The crisis between Albanian Fighters and the Macedonian Government forces broke out in March 2001. During the fighting the Macedonian Air Warfare and Air Defence Forces has rapidly expanded itself receiving additional 20 aircraft. The first big-quantity delivery of new aircraft to the Macedonian Air Warfare and Air Defence Forces was made on March 23. That day, Ukraine donated to Macedonia four Mi-8MT combat helicopters, that served with Ukrainian contingent of KFOR on Kosovo, and as a part of old agreement delivered additional two Mi-24V Hind-E combat helicopters. Solidarity of Greece with the Macedonian Government was also shown that day with the delivery of two UH-1H Huey helicopters to the Macedonian Air Warfare and Air Defence Forces. On April 15 two more, and on June 15 four more and on September 4 two more Mi-24's followed from Ukraine. In June 2001 four Su-25 (three Su-25 and one Su-25UB) arrived, marking them the first combat fighters for the Macedonian Air Warfare and Air Defence Force. In December 2001 Macedonian Air Warfare and Air Defence Force received two Mi-24K Hind-G2 (photo-reconnaissance and artillery spotting version of Mi-24) helicopters from Ukraine.
As a response on brutal assaults of Albanian Fighters on the town of Tetovo, in the dawn of March 25, Macedonian security forces launch a full-scale offensive in order to neutralize and eliminate them. In this operation, Macedonian Security forces used Mi-17 transport helicopters and recently acquired Mi-8MT combat helicopters. This was the first time that Macedonian Air Warfare and Air Defence Force aircraft were involved in combat. On June 23, one Su-25 took off from Petrovec Air base and was involved in observing the scene over Arachinovo village where heavy fighting were underway. This was the first time in the history of Macedonia that a fixed wing Macedonian Air Warfare and Air Defence Forces combat aircraft had operated from a Macedonian Air base.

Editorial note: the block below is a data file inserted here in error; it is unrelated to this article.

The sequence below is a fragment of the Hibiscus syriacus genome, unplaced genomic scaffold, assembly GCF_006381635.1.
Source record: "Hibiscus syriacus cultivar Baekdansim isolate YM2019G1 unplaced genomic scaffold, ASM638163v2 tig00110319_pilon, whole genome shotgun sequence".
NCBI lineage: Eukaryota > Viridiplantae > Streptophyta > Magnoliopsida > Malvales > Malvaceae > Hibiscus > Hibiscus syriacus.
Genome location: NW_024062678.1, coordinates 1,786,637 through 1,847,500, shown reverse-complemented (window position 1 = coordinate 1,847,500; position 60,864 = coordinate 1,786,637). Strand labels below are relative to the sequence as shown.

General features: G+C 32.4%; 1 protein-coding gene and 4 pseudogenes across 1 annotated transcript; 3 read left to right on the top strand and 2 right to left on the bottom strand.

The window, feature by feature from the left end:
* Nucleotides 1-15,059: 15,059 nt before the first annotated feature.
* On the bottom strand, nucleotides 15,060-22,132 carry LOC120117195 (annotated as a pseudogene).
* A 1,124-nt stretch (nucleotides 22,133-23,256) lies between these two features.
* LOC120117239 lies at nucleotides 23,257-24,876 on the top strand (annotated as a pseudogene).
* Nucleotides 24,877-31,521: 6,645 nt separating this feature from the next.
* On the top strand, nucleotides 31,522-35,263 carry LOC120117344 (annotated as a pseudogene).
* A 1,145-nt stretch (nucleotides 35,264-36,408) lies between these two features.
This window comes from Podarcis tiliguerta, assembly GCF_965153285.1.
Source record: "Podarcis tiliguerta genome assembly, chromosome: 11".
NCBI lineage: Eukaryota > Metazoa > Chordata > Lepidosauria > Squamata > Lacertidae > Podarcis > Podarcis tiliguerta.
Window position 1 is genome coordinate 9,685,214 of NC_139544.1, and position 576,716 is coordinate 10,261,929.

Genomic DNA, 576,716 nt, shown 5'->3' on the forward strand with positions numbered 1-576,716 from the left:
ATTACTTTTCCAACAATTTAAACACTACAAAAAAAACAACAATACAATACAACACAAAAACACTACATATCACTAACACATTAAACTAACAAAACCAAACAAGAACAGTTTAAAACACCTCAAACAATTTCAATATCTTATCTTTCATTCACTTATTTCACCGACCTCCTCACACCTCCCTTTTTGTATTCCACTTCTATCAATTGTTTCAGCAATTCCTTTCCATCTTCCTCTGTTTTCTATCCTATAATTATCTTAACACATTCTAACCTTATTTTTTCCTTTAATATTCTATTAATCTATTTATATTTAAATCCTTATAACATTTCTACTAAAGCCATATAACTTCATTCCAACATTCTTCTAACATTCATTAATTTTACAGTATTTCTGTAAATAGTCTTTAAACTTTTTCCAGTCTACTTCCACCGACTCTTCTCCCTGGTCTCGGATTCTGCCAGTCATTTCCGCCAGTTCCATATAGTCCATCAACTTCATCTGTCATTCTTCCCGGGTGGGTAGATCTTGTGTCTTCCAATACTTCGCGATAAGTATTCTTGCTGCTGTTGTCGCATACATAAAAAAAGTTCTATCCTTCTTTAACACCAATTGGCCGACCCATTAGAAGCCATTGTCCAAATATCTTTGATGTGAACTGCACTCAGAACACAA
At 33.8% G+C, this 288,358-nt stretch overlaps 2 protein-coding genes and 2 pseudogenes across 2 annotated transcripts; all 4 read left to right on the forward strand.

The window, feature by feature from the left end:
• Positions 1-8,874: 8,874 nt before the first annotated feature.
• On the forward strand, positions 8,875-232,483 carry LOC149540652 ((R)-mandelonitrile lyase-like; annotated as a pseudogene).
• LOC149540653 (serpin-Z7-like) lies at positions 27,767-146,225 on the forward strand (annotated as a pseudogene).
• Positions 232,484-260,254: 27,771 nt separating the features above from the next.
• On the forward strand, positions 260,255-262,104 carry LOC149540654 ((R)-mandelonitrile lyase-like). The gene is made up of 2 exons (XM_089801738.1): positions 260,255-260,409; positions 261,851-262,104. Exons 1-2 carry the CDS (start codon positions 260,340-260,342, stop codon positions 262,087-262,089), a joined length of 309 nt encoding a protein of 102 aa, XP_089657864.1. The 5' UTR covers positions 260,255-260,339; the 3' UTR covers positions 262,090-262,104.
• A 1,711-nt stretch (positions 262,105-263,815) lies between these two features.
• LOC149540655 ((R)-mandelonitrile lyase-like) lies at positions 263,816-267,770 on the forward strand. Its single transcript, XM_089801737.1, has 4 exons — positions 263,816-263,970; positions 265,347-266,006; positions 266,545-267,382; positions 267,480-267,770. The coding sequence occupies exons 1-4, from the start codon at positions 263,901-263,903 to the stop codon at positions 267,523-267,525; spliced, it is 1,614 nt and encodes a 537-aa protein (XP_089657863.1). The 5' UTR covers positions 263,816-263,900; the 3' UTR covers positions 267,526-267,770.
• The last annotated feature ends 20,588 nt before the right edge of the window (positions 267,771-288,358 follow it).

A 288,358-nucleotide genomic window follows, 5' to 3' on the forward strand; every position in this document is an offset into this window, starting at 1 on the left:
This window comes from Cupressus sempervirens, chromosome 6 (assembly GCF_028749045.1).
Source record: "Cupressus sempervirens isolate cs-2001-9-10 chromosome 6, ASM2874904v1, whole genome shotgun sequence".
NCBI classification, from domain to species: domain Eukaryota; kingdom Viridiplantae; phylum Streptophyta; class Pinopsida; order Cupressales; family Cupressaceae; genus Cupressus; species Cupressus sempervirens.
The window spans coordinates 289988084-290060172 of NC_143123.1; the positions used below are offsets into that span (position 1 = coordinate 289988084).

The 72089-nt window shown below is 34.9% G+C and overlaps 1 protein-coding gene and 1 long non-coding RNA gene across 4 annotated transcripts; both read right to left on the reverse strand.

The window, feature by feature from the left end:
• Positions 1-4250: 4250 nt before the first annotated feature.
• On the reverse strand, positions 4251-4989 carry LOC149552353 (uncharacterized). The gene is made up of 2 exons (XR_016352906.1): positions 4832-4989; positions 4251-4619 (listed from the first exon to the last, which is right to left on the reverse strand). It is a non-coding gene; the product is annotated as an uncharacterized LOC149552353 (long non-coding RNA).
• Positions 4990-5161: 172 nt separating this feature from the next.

According to the Macedonian Ministry of Interior affairs, Albanian Fighters in Macedonia had large quantity of anti-aircraft weapons that includes a number of FIM-92 Stinger and Strela-2M (NATO: SA-7b Grail) man-portable low-altitude SAM systems, 100+ anti-aircraft cannons and 500+ anti-aircraft heavy guns. Despite this quantity of anti-aircraft weapon in the hands of the Albanian Fighters, not one aircraft of the Macedonian Air Warfare and Air Defence Forces was lost as a result of anti-aircraft fire. The only loss of aircraft that Macedonian Air Warfare and Air Defence Forces has had was the crash of the Mi-17 helicopter on March 17, which occurred because the helicopter's rotor blade struck a flag pole during takeoff at a hotel in the Popova Shapka ski resort.
During the fighting, as in any other war, a number of rumours have surfaced about possible acquisitions by the Macedonian Air Warfare and Air Defence Forces. This includes the reports that Macedonia is attempting to acquire six J-21 Jastreb ground attack aircraft from Yugoslavia and ten Pilatus Britten-Norman BN2T-4S Defender 4000 multi-sensor surveillance from unnamed country. In few occasions there were also reports that Macedonian Air Warfare and Air Defence Forces for some time was operating two Kamov Ka-50 Hokum close-support helicopters that were acquired from Russia. The Macedonian Ministry of Defence demanded all this information. Another disinformation comes during June, when Macedonian media reported that the country is negotiating with Ukraine to buy six MiG-29 Fulcrum fighters. This was followed in early August by Greek medias reports that Turkey is offering Macedonia leasing of two squadron with 24 F-16C/D Fighting Falcon fighters. The last rumours come on August 2, when Sunday Times reported that Macedonia will purchase Su-25 km Scorpion, a new "retrofit" version of the Frogfoot, complete with Israeli avionics fitted in the former Soviet republic of Georgia.